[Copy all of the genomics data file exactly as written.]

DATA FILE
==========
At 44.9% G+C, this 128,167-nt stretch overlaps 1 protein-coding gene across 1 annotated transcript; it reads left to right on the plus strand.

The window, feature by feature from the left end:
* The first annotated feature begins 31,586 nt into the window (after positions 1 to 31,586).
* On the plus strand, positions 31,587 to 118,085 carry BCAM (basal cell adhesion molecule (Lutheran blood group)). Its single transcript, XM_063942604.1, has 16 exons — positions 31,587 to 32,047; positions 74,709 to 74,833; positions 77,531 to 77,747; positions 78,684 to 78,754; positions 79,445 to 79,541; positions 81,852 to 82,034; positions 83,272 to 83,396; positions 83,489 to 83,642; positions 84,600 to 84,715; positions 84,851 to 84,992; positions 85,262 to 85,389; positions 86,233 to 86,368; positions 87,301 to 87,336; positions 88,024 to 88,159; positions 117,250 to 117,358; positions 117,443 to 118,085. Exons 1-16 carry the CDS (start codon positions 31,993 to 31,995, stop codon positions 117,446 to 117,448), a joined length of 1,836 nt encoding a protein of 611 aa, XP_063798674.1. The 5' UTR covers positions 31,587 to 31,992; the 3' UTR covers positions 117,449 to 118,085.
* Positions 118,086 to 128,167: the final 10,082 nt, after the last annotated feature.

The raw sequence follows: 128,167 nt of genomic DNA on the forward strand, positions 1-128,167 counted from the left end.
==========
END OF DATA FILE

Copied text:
At 44.9% G+C, this 128,167-nt stretch overlaps 1 protein-coding gene across 1 annotated transcript; it reads left to right on the plus strand.

The window, feature by feature from the left end:
* The first annotated feature begins 31,586 nt into the window (after positions 1 to 31,586).
* On the plus strand, positions 31,587 to 118,085 carry BCAM (basal cell adhesion molecule (Lutheran blood group)). Its single transcript, XM_063942604.1, has 16 exons — positions 31,587 to 32,047; positions 74,709 to 74,833; positions 77,531 to 77,747; positions 78,684 to 78,754; positions 79,445 to 79,541; positions 81,852 to 82,034; positions 83,272 to 83,396; positions 83,489 to 83,642; positions 84,600 to 84,715; positions 84,851 to 84,992; positions 85,262 to 85,389; positions 86,233 to 86,368; positions 87,301 to 87,336; positions 88,024 to 88,159; positions 117,250 to 117,358; positions 117,443 to 118,085. Exons 1-16 carry the CDS (start codon positions 31,993 to 31,995, stop codon positions 117,446 to 117,448), a joined length of 1,836 nt encoding a protein of 611 aa, XP_063798674.1. The 5' UTR covers positions 31,587 to 31,992; the 3' UTR covers positions 117,449 to 118,085.
* Positions 118,086 to 128,167: the final 10,082 nt, after the last annotated feature.

The raw sequence follows: 128,167 nt of genomic DNA on the forward strand, positions 1-128,167 counted from the left end.